Dealing with Sudden Grief

We as the church can minister effectively during these tragedies immediately following the death, through the wake and funeral, and during the days and weeks to follow. Doing, saying, and being Christlike will help ease the pain of loss.

This article is courtesy of Mature Living Magazine.

Nothing shakes our personal world like losing a loved one. Death is magnified when it strikes unexpectedly.

The church was still on that quiet, sunny Thursday. Alone at the office, I was stowing away leftovers from the previous nights activities. On Thursdays the telephone normally is stone-still. Not that day.

The phone's ringing broke the peacefulness. I raced to answer it. A distraught voice on the other end pierced through my surprised hello. "Brother Danny, this is Lisa, Clyde's daughter-in-law. Mr. Clyde has been in an accident. He was killed."

In my disbelief and puzzlement, I responded, "Not Mr. Clyde. Surely not." Indeed, he had died in a tragic accident. Thanking Lisa for the call and assuring her of our prayers, I contacted my pastor and deacon chairman.

Clyde was well-known in our county. His contagious smile and warm spirit invigorated those around him. My relationship with him was as his director in the Sweet Spirit Singers, a senior adult singing group. His dry sense of humor made our musical journeys a taste of heaven. Now we would no longer have his effervescent presence, a fact made difficult because of his leaving four young adult sons and a wife. The loss touched us all.

What we learned is timely as we dealt with sudden grief caused by unforeseen tragedy.

Numbness and disbelief

My arrival at Clyde's home found Imogene and a son and daughter-in-law coping with the news. The hollow expressions, red eyes, and blank looks signified a knowledge of the truth but not a present reality. Throughout the evening, the realization brought sobbing tears from the family. The reality was sinking in, and the pain of grief was slowly taking root.

God allows this prepain numbness for a variety of reasons. First, it prepares our bodies physically for the grief ahead. I'm not sure we could handle the trauma, especially when it is unexpected.

Second, it allows God's people time to rally in support. Clyde and Imogene's home soon was inundated with God's people.

Third, it allows us to sort through initial feelings, questions, and denials. The early stages of grief are real but in a hazy, superficial way - not accepting or completely understanding present realities.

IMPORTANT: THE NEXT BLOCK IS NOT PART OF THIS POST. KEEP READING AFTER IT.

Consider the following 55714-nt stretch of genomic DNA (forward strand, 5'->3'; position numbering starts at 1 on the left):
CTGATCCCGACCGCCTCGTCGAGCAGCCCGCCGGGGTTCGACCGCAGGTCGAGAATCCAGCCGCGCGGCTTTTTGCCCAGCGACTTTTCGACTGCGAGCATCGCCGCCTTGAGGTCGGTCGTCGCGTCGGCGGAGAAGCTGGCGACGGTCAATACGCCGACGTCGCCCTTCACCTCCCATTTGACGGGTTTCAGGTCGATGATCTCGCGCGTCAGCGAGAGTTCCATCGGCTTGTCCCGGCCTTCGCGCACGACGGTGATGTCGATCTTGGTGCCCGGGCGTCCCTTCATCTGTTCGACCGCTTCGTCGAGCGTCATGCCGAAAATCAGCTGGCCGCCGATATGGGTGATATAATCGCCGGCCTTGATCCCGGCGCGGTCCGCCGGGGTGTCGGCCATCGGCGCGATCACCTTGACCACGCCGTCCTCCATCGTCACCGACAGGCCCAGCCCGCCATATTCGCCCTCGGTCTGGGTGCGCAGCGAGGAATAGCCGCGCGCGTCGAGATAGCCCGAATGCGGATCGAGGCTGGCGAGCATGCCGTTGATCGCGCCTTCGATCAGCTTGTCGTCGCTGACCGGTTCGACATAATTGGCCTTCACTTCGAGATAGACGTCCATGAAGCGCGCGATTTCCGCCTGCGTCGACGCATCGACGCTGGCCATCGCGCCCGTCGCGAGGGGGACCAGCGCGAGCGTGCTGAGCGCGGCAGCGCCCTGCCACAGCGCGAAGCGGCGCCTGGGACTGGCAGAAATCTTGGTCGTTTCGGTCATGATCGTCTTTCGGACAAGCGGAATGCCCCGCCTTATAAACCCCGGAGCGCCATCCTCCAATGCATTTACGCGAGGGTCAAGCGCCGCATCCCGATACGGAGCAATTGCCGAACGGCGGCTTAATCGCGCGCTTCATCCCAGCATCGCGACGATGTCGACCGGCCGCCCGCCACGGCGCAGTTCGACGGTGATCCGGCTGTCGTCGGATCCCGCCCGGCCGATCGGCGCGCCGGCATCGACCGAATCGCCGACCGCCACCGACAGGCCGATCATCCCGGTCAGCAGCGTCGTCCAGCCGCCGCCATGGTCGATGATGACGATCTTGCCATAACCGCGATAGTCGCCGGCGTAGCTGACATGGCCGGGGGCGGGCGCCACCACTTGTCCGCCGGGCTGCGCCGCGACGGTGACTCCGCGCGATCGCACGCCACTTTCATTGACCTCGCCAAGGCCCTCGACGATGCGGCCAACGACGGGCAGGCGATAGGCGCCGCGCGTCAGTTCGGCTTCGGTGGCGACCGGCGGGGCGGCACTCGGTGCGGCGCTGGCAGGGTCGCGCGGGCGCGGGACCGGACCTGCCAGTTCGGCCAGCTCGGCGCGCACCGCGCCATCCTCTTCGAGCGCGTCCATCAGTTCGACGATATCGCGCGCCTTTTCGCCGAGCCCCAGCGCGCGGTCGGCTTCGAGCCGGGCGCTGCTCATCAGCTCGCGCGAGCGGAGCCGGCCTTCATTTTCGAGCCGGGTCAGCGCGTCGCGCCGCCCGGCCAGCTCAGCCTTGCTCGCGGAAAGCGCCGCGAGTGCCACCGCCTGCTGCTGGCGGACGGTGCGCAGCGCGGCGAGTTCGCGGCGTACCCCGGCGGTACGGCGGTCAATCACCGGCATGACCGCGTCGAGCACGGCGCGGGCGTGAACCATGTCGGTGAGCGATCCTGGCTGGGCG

Reality sets in

The wake and funeral drove home the reality of the tragedy. The family began to say goodbye as the weight of grief took its toll. Imogene and her sons handled the loss well. They had an awareness Clyde was in heaven, and one day they would see him again.

The church family can be supportive by doing gracious acts and carefully choosing what they say. The following are some inappropriate responses after a tragic loss.

  • "Don't cry."
  • "Be brave."
  • "You'll get over it in a few weeks."
  • "You shouldn't feel that way. After all, you have the Lord."
  • "We need to put the past behind us. Let's move on to the future with God."
  • "At least he didn't suffer."
  • "Everyone dies sooner or later. He just died sooner."
  • "The children need you to be strong."

Two specific actions we can take during this phase of grief are touching and listening. Clyde's family were huggers. However, be sensitive to grieving families who are not comfortable with touch. If you sense some hesitancy, ask, "May I give you a hug?" Even if touch is not possible, be a good listener and empathize with their hurt. Limiting our words forces us to listen.

Days after painful loss

The days are quiet at Imogene's home. The throngs of people have left, but now the pain of her loss is more real than ever. The absence of Clyde's presence is a constant reminder he is gone. The absence of his voice magnifies the silence around her. The absence of his contribution in running the house is now an extra burden. More than ever, Imogene needs God's people. Practical ideas to help during the long days that follow a sudden loss may include:

  • Telephone to say you care.
  • Encourage them to keep a journal. Writing about our pain and hurt is a form of healing.
  • Offer to do specific things such as pay bills, do the laundry, feed the animals, and so forth.
  • Offer heartfelt words of spiritual encouragement. Share Scripture verses that helped you during difficult times.
  • Inform them about support groups and classes.

Prior to Clyde's death, Imogene had just completed a "Recovering from the Losses of Life" workshop. She said she did not know why she took the class, having experienced few losses before. Now she knows. The study will be a valuable help in days to come.

The death of a loved one is difficult regardless of age. The weight of the blow is magnified when it is premature and unexpected. We as the church can minister effectively during these tragedies immediately following the death, through the wake and funeral, and during the days and weeks to follow. Doing, saying, and being Christlike will help ease the pain of loss.

Danny Von Kanel is minister of music and minister to senior adults at Liberty Baptist Church in Liberty, Mississippi. His 50-voice senior adult choir travels throughout the United States.